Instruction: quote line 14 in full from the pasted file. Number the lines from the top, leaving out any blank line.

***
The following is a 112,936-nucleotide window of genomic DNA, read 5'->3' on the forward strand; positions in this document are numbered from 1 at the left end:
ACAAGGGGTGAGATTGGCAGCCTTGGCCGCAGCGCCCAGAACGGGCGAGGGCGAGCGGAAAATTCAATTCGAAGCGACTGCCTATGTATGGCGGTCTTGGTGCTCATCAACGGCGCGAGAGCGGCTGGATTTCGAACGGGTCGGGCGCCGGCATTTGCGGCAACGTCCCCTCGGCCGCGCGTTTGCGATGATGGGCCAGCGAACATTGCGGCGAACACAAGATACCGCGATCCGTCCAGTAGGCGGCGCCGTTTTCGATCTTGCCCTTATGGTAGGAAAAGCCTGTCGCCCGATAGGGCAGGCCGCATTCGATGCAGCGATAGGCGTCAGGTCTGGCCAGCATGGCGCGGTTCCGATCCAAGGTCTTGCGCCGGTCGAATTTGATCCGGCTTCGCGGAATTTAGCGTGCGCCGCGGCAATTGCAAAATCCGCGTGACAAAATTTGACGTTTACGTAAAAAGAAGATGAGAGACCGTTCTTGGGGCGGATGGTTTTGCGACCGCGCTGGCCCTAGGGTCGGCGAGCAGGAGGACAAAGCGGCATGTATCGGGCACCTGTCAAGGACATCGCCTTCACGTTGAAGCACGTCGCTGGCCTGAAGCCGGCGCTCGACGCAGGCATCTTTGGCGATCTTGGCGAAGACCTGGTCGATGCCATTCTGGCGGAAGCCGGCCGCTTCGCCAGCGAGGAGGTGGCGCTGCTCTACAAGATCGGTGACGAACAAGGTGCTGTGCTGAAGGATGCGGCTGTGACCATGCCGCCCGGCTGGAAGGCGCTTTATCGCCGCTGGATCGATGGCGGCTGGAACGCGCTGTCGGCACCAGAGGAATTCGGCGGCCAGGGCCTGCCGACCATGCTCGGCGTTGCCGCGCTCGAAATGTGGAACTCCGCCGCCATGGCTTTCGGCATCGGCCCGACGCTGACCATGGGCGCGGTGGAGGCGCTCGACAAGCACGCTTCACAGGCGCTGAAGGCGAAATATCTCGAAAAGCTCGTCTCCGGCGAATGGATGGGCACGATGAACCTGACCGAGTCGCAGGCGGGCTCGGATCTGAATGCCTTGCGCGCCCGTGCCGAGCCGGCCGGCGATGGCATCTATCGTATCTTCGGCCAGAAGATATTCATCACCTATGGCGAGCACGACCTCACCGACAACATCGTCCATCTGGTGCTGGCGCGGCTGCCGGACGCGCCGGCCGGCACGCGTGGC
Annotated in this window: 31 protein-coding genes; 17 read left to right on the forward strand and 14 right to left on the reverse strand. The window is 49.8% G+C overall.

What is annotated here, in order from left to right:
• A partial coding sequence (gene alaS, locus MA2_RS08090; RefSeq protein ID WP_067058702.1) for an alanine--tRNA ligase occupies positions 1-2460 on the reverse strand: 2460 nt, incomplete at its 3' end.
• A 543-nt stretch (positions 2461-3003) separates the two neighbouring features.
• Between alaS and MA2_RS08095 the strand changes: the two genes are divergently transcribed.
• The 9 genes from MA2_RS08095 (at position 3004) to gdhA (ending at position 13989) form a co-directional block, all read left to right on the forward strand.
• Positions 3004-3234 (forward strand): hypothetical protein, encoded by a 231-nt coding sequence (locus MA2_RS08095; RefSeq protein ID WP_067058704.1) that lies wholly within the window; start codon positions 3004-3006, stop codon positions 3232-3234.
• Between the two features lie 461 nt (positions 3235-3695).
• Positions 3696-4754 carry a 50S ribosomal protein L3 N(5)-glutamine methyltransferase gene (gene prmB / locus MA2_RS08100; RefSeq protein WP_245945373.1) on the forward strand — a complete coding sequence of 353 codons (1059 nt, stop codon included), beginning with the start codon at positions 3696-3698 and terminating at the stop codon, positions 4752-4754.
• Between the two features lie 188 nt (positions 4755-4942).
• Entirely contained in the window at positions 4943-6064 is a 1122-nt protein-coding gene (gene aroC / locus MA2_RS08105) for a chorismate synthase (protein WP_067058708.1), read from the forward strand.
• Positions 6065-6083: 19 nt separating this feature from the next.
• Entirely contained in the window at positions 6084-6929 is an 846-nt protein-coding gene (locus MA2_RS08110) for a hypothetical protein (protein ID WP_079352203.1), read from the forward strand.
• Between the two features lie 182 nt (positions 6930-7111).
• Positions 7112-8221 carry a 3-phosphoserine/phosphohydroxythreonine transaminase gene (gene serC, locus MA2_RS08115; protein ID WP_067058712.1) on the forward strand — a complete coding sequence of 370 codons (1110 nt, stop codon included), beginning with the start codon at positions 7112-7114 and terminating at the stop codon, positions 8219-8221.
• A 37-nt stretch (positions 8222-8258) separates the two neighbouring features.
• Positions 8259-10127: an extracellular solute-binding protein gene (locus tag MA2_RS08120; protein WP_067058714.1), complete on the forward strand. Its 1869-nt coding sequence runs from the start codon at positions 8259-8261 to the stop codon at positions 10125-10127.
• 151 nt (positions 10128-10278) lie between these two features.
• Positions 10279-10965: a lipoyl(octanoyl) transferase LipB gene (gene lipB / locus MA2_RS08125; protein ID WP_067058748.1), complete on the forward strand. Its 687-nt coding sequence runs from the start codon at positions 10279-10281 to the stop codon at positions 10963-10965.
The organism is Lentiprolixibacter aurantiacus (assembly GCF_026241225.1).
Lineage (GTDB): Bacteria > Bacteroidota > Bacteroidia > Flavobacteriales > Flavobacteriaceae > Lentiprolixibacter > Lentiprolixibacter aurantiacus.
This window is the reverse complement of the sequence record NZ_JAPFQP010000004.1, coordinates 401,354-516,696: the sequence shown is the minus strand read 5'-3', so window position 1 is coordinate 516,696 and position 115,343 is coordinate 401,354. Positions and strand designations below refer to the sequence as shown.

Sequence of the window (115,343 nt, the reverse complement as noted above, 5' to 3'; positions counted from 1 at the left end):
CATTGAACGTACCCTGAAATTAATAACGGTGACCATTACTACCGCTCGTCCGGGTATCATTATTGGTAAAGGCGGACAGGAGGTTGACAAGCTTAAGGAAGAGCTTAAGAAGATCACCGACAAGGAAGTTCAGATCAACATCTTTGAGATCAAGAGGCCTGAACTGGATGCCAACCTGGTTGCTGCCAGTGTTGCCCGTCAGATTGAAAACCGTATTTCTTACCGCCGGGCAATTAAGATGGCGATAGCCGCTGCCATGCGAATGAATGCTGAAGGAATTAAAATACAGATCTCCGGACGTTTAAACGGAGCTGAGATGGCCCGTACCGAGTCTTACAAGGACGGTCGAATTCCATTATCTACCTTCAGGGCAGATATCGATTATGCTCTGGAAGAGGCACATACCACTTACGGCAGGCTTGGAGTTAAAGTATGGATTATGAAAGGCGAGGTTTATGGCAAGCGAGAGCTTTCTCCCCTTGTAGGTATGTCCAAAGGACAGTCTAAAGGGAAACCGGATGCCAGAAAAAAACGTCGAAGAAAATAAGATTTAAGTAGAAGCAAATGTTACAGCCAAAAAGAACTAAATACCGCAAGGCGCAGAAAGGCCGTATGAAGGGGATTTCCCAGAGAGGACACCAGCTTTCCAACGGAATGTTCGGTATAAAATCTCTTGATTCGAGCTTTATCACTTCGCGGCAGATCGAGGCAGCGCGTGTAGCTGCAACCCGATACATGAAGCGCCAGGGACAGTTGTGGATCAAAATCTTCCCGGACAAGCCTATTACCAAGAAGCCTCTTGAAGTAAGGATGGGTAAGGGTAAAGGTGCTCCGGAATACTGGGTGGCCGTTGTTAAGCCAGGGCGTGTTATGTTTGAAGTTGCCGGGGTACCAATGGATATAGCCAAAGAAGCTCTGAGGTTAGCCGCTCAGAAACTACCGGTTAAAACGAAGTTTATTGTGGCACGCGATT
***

• Positions 6065-6083: 19 nt separating this feature from the next.